In 1998, struggling to stave off impeachment, President Bill Clinton’s defenders forcefully pleaded his case before the House Judiciary Committee. The Supreme Court ruled that police cannot search people and their cars after merely ticketing them for routine traffic violations.
In 2001, the U.S. Capitol was reopened to tourists after a two-month security shutdown.
Ten years ago: In a startling about-face, Khalid Sheikh Mohammed told the Guantanamo war crimes tribunal he would confess to masterminding the Sept. 11 attacks; four other men also abandoned their defenses. A malfunctioning F/A-18D Hornet military jet trying to reach Marine Corps Air Station Miramar slammed into a densely populated San Diego neighborhood, killing four members of a family and incinerating two homes; the pilot ejected safely. Mystery writer Hillary Waugh died in Torrington, Conn. at age 88. Character actor Robert Prosky died in Washington, D.C. five days short of his 78th birthday.
Five years ago: Hundreds of thousands of protesters poured into the streets of the Ukrainian capital of Kiev, toppling the statue of former Soviet leader Vladimir Lenin and blocking key government buildings in an escalating stand-off with the president on the future of the country. Zach Johnson rallied from four shots behind with eight holes to play and beat Tiger Woods, the No. 1 player in golf, at the World Challenge. Lydia Ko, a 16-year-old from New Zealand, rallied to win her first title as a professional, winning the Swinging Skirts World Ladies Masters with a three-stroke victory over South Korea’s So Yeon Ryu.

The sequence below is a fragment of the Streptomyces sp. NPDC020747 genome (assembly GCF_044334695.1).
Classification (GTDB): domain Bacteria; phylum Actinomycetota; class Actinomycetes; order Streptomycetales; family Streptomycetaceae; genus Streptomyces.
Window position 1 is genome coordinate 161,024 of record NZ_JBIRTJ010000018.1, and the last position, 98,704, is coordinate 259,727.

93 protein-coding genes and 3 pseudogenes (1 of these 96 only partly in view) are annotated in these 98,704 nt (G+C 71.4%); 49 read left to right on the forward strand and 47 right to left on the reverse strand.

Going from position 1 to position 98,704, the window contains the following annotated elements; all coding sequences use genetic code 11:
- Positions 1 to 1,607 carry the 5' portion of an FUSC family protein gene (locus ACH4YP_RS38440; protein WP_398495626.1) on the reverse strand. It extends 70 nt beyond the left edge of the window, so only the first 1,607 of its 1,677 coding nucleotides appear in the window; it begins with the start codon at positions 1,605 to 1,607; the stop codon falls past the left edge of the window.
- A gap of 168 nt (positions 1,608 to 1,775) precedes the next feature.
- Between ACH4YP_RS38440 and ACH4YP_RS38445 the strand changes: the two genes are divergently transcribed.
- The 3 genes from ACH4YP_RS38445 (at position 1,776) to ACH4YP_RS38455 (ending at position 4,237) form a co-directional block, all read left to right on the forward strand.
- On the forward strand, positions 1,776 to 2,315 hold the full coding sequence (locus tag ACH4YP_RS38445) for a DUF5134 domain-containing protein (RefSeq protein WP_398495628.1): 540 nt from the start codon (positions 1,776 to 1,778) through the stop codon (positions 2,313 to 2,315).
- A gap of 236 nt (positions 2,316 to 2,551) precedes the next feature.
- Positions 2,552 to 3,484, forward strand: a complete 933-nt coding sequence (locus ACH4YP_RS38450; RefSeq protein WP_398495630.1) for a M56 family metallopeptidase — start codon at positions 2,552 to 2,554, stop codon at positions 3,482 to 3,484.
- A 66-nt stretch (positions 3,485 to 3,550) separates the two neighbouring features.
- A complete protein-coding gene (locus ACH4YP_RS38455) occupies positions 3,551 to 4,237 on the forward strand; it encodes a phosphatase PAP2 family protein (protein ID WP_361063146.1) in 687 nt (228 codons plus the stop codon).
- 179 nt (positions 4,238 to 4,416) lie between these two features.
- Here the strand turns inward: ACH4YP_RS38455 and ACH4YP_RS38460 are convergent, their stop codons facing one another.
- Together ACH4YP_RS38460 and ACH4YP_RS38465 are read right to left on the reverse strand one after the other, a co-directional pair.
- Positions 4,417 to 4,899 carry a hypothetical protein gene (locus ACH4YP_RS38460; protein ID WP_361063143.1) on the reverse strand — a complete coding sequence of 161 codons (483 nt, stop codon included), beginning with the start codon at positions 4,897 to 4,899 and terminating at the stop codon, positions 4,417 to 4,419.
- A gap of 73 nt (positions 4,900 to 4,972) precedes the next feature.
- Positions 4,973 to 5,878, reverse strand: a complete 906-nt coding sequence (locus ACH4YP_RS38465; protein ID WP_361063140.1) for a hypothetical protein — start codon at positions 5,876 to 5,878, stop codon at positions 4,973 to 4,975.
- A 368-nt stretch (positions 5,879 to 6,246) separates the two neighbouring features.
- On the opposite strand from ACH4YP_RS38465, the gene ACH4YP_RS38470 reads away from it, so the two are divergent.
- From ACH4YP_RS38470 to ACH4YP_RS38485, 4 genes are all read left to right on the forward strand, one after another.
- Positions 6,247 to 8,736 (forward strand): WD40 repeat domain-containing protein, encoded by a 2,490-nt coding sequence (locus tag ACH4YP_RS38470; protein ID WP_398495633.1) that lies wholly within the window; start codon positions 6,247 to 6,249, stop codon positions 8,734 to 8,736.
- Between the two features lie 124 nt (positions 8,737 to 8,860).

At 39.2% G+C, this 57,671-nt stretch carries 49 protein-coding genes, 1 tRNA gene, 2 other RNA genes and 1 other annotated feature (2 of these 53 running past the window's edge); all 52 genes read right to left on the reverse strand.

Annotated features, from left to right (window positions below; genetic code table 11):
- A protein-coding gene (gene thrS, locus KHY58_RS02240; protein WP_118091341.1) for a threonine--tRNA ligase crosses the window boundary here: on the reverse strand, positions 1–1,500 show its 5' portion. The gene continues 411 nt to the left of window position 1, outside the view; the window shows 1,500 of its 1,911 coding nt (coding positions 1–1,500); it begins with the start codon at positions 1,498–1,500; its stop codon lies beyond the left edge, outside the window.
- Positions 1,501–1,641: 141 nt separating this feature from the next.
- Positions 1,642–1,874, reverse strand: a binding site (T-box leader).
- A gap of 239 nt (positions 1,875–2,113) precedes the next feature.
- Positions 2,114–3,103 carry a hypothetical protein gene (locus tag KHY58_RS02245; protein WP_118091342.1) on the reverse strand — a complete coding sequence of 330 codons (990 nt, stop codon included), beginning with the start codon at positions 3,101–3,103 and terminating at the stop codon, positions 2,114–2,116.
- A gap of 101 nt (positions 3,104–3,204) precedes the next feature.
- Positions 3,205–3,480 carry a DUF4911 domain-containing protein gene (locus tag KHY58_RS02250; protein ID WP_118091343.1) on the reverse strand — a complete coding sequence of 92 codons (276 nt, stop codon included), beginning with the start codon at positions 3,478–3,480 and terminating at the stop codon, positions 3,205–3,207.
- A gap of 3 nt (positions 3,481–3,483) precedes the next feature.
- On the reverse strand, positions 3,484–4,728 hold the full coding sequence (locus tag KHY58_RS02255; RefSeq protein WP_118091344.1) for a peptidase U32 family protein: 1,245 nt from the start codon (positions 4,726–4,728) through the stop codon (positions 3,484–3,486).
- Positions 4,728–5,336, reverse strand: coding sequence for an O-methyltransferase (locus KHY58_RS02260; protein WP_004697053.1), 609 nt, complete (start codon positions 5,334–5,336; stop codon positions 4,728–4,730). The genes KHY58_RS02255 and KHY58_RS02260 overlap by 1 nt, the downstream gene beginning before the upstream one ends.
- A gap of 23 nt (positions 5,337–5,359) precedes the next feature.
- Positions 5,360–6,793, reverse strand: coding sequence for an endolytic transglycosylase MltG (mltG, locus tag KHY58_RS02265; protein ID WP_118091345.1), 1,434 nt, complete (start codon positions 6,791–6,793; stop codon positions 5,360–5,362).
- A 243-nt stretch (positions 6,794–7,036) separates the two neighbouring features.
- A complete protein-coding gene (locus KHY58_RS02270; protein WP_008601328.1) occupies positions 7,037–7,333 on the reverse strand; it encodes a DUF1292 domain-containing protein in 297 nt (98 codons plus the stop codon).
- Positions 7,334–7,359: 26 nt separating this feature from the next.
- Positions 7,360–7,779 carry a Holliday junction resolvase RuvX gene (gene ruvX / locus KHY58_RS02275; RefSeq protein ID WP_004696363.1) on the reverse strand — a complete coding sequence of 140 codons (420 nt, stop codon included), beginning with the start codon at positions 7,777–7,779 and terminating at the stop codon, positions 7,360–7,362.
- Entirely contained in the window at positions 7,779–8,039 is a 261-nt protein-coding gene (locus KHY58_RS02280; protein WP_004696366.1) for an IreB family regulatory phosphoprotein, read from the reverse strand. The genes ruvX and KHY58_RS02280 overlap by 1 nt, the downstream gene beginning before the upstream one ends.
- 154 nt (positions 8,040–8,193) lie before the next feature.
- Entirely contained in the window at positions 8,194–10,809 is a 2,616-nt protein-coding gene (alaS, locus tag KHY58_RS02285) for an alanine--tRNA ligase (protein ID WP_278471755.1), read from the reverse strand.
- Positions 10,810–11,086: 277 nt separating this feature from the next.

One year ago: During a campaign rally in the Florida panhandle, near the Alabama border, President Donald Trump urged Alabama voters to elect Republican Senate candidate Roy Moore, who had been dogged by allegations of sexual misconduct. Japanese pitching and hitting star Shohei Ohtani announced that he would sign with the Los Angeles Angels.
Today’s Birthdays: Flutist James Galway is 79. Singer Jerry Butler is 79. Pop musician Bobby Elliott (The Hollies) is 77. Actress Mary Woronov is 75. Actor John Rubinstein is 72. Reggae singer Toots Hibbert (Toots and the Maytals) is 70. Actress Kim Basinger (BAY’-sing-ur) is 65. Rock musician Warren Cuccurullo is 62. Rock musician Phil Collen (Def Leppard) is 61. Country singer Marty Raybon is 59. World Bank President Jim Yong Kim is 59. Political commentator Ann Coulter is 57. Rock musician Marty Friedman is 56. Actor Wendell Pierce is 55. Actress Teri Hatcher is 54. Actor David Harewood is 53. Rapper Bushwick Bill (The Geto Boys) is 52. Singer Sinead (shih-NAYD’) O’Connor (AKA Shuhada’ Davitt) is 52. Actor Matthew Laborteaux is 52. Rock musician Ryan Newell (Sister Hazel) is 46. Actor Dominic Monaghan is 42. Actor Ian Somerhalder is 40. Rock singer Ingrid Michaelson is 39. R&B singer Chrisette Michele is 36. Actress Hannah Ware is 36. Country singer Sam Hunt is 34. Rock singer-actress Kate Voegele (VOH’-gehl) is 32. Christian rock musician Jen Ledger (Skillet) is 29. Actress Wallis Currie-Wood is 27. Actress AnnaSophia Robb is 25.
(The Associated Press contributed to this report.)